In the code, you can also see that the methods constructor and prefixArray are defined using new, more compact ES6 syntax that also works in object literals.

13.3 Arrow function syntax

The “fat” arrow => (as opposed to the thin arrow ->) was chosen to be compatible with CoffeeScript, whose fat arrow functions are very similar.

Specifying parameters:

    () => { ... } // no parameter
     x => { ... } // one parameter, an identifier
(x, y) => { ... } // several parameters

Specifying a body:

x => { return x * x }  // block
x => x * x  // expression, equivalent to previous line

The statement block behaves like a normal function body. For example, you need return to give back a value. With an expression body, the expression is always implicitly returned.

Note how much an arrow function with an expression body can reduce verbosity. Compare:

const squares = [1, 2, 3].map(function (x) { return x * x });
const squares = [1, 2, 3].map(x => x * x);

13.3.1 Omitting parentheses around single parameters

Omitting the parentheses around the parameters is only possible if they consist of a single identifier:

> [1,2,3].map(x => 2 * x)
[ 2, 4, 6 ]

As soon as there is anything else, you have to type the parentheses, even if there is only a single parameter. For example, you need parens if you destructure a single parameter:

> [[1,2], [3,4]].map(([a,b]) => a + b)
[ 3, 7 ]

And you need parens if a single parameter has a default value (undefined triggers the default value!):

> [1, undefined, 3].map((x='yes') => x)
[ 1, 'yes', 3 ]

13.4 Lexical variables

13.4.1 Sources of variable values: static versus dynamic

The following are two ways in which a variable can receive its value.

First, statically (lexically): Its value is determined by the structure of the program; it receives its value from a surrounding scope. For example:

const x = 123;

function foo(y) {
    return x; // value received statically
}

Second, dynamically: It receives its value via a function call. For example:

function bar(arg) {
    return arg; // value received dynamically
}

13.4.2 Variables that are lexical in arrow functions

The source of this is an important distinguishing aspect of arrow functions:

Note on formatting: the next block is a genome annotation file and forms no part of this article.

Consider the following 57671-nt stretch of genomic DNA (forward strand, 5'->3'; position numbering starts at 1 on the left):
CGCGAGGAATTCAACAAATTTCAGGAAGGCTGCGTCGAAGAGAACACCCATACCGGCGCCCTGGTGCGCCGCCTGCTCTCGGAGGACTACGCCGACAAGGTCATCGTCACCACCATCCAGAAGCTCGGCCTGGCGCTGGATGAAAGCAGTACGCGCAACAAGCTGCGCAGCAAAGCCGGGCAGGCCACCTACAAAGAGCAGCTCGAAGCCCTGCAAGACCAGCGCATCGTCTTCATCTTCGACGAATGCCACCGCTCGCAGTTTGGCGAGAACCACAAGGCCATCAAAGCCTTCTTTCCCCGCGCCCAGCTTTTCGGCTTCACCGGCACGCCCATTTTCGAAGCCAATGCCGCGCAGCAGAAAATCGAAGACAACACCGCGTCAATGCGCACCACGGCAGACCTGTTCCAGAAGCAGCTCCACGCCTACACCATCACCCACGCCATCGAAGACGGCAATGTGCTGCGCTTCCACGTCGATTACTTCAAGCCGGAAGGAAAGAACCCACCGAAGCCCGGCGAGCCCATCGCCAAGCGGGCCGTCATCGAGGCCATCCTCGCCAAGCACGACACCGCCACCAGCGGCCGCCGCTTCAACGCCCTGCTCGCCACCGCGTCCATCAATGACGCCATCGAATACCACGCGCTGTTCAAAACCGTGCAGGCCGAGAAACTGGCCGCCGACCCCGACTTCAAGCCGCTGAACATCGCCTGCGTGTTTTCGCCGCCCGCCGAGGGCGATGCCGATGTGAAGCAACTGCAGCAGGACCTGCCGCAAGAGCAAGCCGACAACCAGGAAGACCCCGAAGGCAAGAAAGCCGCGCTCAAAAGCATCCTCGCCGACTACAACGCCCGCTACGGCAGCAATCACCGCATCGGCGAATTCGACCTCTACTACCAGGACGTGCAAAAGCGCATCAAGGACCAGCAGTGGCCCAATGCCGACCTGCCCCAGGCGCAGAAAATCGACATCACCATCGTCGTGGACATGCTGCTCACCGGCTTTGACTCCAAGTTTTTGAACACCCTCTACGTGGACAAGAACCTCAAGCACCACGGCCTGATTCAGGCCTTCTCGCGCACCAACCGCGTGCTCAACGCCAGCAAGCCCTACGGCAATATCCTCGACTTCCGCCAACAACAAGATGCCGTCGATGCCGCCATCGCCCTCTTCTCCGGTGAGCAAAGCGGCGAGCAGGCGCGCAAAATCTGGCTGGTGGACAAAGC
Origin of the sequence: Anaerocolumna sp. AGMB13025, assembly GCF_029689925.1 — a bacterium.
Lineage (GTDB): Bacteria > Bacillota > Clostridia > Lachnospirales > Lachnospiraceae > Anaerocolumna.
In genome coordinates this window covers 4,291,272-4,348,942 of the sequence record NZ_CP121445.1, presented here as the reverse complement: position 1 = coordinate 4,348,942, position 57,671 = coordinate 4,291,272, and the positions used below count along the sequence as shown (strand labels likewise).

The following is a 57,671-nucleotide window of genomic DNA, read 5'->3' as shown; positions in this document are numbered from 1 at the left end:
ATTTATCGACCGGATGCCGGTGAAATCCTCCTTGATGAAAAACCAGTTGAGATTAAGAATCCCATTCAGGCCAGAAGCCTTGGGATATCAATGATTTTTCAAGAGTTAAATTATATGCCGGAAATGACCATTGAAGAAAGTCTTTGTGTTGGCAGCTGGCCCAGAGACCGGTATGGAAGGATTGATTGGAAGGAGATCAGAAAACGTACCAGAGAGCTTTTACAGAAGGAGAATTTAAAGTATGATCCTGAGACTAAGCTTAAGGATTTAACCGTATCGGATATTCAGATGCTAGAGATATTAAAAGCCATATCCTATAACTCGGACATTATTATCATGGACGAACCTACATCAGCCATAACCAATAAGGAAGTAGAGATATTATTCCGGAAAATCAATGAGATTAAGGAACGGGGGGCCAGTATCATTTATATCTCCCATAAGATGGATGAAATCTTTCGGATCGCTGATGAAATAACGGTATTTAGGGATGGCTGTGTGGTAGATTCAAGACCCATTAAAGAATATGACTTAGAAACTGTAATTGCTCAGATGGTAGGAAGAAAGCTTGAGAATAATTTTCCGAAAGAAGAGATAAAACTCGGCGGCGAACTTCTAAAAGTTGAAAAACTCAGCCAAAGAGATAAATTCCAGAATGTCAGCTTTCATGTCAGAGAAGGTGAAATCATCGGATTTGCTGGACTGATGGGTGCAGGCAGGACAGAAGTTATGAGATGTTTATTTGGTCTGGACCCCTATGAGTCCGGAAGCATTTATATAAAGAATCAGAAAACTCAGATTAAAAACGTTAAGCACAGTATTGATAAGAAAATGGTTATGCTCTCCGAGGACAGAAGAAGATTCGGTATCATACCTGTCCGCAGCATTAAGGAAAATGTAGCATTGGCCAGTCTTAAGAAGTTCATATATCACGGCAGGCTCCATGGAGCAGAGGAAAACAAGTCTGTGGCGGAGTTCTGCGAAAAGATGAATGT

The complete list of variables whose values are determined lexically is:

13.5 Syntax pitfalls

There are a few syntax-related details that can sometimes trip you up.

13.5.1 Arrow functions bind very loosely

Syntactically, arrow functions bind very loosely. The reason is that you want every expression that can appear in an expression body to “stick together”; it should bind more tightly than the arrow function:

const f = x => (x % 2) === 0 ? x : 0;

As a consequence, you often have to wrap arrow functions in parentheses if they appear somewhere else. For example:

console.log(typeof () => {}); // SyntaxError
console.log(typeof (() => {})); // OK

On the flip side, you can use typeof as an expression body without putting it in parens:

const f = x => typeof x;

13.5.2 No line break after arrow function parameters

ES6 forbids a line break between the parameter definition and the arrow of an arrow function:

const func1 = (x, y) // SyntaxError
=> {
    return x + y;
};
const func2 = (x, y) => // OK
{
    return x + y;
};
const func3 = (x, y) => { // OK
    return x + y;
};

const func4 = (x, y) // SyntaxError
=> x + y;
const func5 = (x, y) => // OK
x + y;

Line breaks inside parameter definitions are OK:

const func6 = ( // OK
    x,
    y
) => {
    return x + y;
};

The rationale for this restriction is that it keeps the options open w.r.t. to “headless” arrow functions in the future: if there are zero parameters, you’d be able to omit the parentheses.

13.5.3 You can’t use statements as expression bodies

13.5.3.1 Expressions versus statements

Quick review (consult “Speaking JavaScript” for more information):

Expressions produce (are evaluated to) values. Examples:

3 + 4
foo(7)
'abc'.length

Statements do things. Examples:

while (true) { ··· }
return 123;